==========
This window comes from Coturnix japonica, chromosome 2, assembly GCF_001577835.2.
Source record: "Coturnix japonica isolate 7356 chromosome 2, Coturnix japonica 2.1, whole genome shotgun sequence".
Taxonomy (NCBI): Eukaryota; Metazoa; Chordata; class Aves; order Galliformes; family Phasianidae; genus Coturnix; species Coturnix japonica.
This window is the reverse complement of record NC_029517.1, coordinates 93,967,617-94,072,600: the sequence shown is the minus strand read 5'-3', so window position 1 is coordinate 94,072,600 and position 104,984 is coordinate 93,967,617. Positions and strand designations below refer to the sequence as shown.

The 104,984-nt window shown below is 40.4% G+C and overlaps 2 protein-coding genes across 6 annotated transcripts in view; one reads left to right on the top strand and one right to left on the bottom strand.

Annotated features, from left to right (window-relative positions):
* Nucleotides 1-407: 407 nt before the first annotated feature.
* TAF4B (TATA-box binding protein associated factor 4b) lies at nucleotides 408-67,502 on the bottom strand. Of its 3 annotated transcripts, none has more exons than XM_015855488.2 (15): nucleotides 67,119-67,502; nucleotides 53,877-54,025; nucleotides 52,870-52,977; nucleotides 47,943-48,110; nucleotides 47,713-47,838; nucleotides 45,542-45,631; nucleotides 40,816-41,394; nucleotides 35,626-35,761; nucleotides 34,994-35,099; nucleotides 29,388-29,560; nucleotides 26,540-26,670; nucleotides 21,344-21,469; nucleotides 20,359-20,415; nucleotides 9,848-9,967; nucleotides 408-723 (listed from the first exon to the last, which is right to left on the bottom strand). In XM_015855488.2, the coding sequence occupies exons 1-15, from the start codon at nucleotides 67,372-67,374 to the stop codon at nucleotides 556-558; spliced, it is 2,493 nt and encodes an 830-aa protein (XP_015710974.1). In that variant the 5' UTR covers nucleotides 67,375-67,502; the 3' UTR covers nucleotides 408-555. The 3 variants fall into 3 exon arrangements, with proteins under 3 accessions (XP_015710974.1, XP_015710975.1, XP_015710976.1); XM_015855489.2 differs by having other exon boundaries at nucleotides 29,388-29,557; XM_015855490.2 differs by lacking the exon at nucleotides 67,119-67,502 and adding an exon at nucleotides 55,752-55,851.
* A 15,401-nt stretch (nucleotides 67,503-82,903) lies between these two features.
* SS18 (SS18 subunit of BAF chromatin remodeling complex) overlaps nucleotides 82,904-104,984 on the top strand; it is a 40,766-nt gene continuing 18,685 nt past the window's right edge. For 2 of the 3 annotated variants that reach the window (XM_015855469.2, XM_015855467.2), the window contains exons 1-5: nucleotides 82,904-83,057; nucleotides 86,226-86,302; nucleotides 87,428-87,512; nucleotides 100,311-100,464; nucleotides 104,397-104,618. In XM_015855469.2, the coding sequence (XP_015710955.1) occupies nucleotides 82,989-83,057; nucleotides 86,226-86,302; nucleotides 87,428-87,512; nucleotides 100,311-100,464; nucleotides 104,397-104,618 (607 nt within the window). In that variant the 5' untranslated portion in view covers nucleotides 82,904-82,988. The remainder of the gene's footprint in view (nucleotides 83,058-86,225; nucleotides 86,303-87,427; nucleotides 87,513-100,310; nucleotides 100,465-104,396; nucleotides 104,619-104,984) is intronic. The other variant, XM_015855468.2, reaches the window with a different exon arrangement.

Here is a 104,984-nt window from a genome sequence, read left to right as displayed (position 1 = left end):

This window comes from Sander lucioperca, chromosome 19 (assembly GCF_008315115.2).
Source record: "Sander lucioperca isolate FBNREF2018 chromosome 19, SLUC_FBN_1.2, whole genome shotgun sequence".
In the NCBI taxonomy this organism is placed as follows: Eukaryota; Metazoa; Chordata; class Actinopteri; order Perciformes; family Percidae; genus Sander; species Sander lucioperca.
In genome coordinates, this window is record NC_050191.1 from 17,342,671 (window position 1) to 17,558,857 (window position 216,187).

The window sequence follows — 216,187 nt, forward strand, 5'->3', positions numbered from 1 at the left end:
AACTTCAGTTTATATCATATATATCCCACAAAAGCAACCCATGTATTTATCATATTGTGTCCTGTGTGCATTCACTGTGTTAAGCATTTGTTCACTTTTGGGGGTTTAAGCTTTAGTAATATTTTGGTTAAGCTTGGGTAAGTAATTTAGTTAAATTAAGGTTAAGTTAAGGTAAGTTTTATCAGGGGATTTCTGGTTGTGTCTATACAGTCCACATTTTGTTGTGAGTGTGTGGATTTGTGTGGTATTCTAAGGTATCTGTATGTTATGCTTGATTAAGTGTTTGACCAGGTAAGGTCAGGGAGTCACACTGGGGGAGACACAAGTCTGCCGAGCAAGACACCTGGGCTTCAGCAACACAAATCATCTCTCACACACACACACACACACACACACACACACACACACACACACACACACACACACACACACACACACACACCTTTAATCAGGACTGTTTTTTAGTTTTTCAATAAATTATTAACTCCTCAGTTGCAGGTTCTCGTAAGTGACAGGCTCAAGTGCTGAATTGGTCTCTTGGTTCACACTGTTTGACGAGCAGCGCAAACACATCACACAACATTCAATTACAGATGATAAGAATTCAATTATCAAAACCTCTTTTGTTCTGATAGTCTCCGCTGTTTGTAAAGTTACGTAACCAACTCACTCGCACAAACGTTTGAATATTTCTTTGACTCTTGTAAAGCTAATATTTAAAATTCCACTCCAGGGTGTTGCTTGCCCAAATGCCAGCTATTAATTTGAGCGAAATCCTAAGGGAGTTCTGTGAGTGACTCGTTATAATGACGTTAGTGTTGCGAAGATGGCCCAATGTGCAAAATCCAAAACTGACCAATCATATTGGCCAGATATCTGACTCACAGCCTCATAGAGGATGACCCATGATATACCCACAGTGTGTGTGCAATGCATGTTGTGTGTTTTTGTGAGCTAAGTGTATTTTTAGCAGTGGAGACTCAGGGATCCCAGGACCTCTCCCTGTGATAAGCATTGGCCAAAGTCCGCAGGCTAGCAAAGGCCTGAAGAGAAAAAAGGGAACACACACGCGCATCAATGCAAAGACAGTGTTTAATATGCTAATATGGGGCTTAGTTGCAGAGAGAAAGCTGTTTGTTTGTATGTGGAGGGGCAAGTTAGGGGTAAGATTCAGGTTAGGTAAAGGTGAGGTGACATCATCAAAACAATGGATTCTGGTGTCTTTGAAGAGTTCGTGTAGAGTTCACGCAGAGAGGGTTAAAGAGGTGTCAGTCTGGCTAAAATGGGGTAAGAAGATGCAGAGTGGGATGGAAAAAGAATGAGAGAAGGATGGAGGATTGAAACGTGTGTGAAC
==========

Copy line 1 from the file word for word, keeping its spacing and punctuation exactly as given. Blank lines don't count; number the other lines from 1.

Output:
This window comes from Coturnix japonica, chromosome 2, assembly GCF_001577835.2.